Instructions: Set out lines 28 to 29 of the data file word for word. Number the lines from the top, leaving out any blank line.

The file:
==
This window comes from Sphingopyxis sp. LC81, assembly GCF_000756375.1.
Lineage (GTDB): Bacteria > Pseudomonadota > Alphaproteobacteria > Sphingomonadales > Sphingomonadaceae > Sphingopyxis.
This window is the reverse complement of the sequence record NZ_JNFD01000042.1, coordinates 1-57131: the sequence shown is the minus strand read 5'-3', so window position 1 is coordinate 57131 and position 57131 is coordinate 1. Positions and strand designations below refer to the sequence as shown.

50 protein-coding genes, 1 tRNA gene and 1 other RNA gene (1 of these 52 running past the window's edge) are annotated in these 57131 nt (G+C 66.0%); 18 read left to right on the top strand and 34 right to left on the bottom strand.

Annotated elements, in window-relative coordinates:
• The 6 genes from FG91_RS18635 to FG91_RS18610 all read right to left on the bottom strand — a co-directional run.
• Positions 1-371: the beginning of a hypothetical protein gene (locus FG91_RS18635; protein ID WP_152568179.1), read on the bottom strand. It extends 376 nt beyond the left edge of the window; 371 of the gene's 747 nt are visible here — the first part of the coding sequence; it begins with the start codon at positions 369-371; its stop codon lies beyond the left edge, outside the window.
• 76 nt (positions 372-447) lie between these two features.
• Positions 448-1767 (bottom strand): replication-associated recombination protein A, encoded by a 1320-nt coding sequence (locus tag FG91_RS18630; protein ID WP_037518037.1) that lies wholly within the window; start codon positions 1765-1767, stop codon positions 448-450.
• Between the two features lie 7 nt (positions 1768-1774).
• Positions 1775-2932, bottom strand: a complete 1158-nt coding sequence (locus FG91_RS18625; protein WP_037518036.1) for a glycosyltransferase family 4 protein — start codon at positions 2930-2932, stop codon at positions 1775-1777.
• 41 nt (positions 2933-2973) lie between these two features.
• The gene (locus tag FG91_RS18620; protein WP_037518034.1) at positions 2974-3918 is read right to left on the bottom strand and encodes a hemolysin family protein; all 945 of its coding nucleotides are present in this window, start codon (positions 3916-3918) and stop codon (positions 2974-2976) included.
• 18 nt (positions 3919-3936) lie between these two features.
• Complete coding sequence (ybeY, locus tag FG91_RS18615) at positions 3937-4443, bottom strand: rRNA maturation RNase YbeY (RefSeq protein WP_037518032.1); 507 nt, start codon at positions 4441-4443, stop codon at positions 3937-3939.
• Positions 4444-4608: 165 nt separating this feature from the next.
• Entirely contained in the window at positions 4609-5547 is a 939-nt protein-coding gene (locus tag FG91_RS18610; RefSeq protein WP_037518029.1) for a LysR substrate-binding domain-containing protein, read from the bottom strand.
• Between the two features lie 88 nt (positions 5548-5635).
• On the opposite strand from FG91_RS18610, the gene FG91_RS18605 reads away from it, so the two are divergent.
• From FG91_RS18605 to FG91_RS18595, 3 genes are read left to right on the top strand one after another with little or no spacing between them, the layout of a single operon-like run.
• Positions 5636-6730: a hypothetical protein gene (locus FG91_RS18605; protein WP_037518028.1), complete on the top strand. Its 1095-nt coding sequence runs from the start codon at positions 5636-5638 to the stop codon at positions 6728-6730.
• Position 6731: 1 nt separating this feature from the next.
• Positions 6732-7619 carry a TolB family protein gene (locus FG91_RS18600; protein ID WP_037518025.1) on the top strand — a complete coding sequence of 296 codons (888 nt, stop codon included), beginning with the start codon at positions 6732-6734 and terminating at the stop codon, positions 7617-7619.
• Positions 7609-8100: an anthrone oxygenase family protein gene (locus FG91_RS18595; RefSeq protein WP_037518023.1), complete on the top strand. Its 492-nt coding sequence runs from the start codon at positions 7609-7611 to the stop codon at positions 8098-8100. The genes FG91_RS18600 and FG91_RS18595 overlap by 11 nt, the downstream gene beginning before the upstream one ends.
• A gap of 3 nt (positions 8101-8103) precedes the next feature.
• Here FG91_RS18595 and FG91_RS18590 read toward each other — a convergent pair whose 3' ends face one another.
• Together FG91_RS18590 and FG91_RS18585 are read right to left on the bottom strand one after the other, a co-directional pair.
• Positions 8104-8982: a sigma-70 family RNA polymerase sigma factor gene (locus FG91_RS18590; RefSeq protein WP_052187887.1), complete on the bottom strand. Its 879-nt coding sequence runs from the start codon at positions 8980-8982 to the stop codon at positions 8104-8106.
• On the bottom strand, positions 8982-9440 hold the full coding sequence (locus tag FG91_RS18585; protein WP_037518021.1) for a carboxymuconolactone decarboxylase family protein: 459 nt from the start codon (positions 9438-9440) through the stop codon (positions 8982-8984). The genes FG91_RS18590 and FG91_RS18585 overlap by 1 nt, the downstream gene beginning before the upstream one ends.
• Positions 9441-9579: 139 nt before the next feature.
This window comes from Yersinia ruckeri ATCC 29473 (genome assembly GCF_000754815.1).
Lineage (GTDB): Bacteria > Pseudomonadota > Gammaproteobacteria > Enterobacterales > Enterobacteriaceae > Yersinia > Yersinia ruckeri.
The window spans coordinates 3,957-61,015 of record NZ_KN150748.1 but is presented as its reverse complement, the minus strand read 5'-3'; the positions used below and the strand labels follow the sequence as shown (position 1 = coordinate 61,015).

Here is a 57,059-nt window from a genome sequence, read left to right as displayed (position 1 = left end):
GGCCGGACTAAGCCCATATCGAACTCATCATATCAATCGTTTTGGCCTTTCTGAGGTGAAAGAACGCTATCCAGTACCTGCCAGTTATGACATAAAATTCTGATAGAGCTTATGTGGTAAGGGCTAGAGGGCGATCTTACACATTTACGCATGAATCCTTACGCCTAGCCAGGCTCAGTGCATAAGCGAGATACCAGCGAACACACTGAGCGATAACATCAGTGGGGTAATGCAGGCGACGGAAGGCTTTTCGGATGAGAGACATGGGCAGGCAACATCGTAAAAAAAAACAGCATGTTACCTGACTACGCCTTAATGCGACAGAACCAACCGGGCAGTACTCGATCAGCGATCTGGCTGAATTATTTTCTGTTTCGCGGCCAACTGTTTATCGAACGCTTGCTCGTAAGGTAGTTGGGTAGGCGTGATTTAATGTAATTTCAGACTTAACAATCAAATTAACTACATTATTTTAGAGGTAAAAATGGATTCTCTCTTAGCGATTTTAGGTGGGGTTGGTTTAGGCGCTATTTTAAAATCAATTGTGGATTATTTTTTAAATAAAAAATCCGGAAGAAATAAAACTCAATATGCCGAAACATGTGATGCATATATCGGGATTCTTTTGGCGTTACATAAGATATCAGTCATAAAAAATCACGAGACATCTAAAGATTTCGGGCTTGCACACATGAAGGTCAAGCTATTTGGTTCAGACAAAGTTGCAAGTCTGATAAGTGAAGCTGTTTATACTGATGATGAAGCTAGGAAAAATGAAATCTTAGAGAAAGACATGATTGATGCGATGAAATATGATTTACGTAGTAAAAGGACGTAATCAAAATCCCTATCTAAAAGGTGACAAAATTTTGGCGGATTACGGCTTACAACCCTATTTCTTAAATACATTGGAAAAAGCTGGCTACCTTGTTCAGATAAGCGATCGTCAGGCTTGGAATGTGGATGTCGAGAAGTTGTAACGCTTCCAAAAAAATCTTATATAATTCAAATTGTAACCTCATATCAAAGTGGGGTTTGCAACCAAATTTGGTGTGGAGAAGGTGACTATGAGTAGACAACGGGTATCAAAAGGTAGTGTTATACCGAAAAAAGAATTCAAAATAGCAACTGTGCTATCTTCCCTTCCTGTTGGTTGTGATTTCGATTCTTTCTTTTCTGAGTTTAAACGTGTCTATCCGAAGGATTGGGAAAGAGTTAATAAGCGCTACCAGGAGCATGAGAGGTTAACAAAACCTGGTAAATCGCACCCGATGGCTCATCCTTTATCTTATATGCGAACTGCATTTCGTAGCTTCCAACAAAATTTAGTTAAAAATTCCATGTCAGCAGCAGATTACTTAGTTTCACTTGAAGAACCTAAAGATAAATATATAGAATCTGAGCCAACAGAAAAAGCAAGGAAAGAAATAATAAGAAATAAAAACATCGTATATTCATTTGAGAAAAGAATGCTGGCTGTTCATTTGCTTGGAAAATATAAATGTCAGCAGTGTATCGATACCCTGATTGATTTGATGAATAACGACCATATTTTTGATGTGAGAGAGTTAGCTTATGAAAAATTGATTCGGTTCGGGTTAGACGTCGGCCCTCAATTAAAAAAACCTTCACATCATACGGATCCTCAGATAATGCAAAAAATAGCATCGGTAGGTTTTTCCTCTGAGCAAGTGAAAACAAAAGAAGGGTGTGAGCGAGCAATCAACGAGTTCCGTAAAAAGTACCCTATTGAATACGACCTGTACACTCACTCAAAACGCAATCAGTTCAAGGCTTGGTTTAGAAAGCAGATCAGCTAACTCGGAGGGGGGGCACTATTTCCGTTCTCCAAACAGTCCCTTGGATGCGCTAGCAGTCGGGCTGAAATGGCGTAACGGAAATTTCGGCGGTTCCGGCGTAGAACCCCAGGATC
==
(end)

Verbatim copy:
• Positions 8104-8982: a sigma-70 family RNA polymerase sigma factor gene (locus FG91_RS18590; RefSeq protein WP_052187887.1), complete on the bottom strand. Its 879-nt coding sequence runs from the start codon at positions 8980-8982 to the stop codon at positions 8104-8106.
• On the bottom strand, positions 8982-9440 hold the full coding sequence (locus tag FG91_RS18585; protein WP_037518021.1) for a carboxymuconolactone decarboxylase family protein: 459 nt from the start codon (positions 9438-9440) through the stop codon (positions 8982-8984). The genes FG91_RS18590 and FG91_RS18585 overlap by 1 nt, the downstream gene beginning before the upstream one ends.